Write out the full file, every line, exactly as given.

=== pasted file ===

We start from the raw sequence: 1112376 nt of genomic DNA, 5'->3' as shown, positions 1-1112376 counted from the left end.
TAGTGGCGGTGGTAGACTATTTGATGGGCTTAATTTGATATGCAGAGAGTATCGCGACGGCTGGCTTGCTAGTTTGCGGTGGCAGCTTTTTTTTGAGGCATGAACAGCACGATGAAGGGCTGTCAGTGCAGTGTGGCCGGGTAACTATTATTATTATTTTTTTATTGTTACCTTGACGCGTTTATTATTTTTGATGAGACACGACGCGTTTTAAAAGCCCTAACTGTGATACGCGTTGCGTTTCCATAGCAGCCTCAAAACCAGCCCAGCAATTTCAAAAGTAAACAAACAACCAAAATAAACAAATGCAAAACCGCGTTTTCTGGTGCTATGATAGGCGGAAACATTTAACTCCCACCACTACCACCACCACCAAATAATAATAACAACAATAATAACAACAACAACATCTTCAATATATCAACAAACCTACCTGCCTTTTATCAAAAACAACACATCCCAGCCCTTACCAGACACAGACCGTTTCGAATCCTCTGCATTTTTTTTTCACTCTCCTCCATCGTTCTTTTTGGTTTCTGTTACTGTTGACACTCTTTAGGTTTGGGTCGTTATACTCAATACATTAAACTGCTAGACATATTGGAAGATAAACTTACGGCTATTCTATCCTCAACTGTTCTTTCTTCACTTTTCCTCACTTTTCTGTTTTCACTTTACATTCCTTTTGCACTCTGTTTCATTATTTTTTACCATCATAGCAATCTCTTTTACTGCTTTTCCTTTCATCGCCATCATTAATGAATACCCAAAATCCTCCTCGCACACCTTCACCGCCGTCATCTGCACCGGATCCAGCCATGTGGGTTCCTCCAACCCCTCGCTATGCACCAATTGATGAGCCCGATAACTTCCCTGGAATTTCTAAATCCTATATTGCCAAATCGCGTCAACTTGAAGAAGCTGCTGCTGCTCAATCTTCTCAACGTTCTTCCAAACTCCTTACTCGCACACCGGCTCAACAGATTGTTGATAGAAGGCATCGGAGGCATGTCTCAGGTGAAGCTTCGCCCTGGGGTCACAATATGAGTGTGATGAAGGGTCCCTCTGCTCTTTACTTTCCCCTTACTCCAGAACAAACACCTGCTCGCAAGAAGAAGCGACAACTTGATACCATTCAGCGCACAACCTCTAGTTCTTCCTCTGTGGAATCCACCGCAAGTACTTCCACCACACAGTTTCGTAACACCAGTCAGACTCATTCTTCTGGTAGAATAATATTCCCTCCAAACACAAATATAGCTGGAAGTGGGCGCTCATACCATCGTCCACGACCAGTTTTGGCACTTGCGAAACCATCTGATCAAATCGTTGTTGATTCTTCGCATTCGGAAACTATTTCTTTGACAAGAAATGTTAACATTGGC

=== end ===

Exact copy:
We start from the raw sequence: 1112376 nt of genomic DNA, 5'->3' as shown, positions 1-1112376 counted from the left end.
TAGTGGCGGTGGTAGACTATTTGATGGGCTTAATTTGATATGCAGAGAGTATCGCGACGGCTGGCTTGCTAGTTTGCGGTGGCAGCTTTTTTTTGAGGCATGAACAGCACGATGAAGGGCTGTCAGTGCAGTGTGGCCGGGTAACTATTATTATTATTTTTTTATTGTTACCTTGACGCGTTTATTATTTTTGATGAGACACGACGCGTTTTAAAAGCCCTAACTGTGATACGCGTTGCGTTTCCATAGCAGCCTCAAAACCAGCCCAGCAATTTCAAAAGTAAACAAACAACCAAAATAAACAAATGCAAAACCGCGTTTTCTGGTGCTATGATAGGCGGAAACATTTAACTCCCACCACTACCACCACCACCAAATAATAATAACAACAATAATAACAACAACAACATCTTCAATATATCAACAAACCTACCTGCCTTTTATCAAAAACAACACATCCCAGCCCTTACCAGACACAGACCGTTTCGAATCCTCTGCATTTTTTTTTCACTCTCCTCCATCGTTCTTTTTGGTTTCTGTTACTGTTGACACTCTTTAGGTTTGGGTCGTTATACTCAATACATTAAACTGCTAGACATATTGGAAGATAAACTTACGGCTATTCTATCCTCAACTGTTCTTTCTTCACTTTTCCTCACTTTTCTGTTTTCACTTTACATTCCTTTTGCACTCTGTTTCATTATTTTTTACCATCATAGCAATCTCTTTTACTGCTTTTCCTTTCATCGCCATCATTAATGAATACCCAAAATCCTCCTCGCACACCTTCACCGCCGTCATCTGCACCGGATCCAGCCATGTGGGTTCCTCCAACCCCTCGCTATGCACCAATTGATGAGCCCGATAACTTCCCTGGAATTTCTAAATCCTATATTGCCAAATCGCGTCAACTTGAAGAAGCTGCTGCTGCTCAATCTTCTCAACGTTCTTCCAAACTCCTTACTCGCACACCGGCTCAACAGATTGTTGATAGAAGGCATCGGAGGCATGTCTCAGGTGAAGCTTCGCCCTGGGGTCACAATATGAGTGTGATGAAGGGTCCCTCTGCTCTTTACTTTCCCCTTACTCCAGAACAAACACCTGCTCGCAAGAAGAAGCGACAACTTGATACCATTCAGCGCACAACCTCTAGTTCTTCCTCTGTGGAATCCACCGCAAGTACTTCCACCACACAGTTTCGTAACACCAGTCAGACTCATTCTTCTGGTAGAATAATATTCCCTCCAAACACAAATATAGCTGGAAGTGGGCGCTCATACCATCGTCCACGACCAGTTTTGGCACTTGCGAAACCATCTGATCAAATCGTTGTTGATTCTTCGCATTCGGAAACTATTTCTTTGACAAGAAATGTTAACATTGGC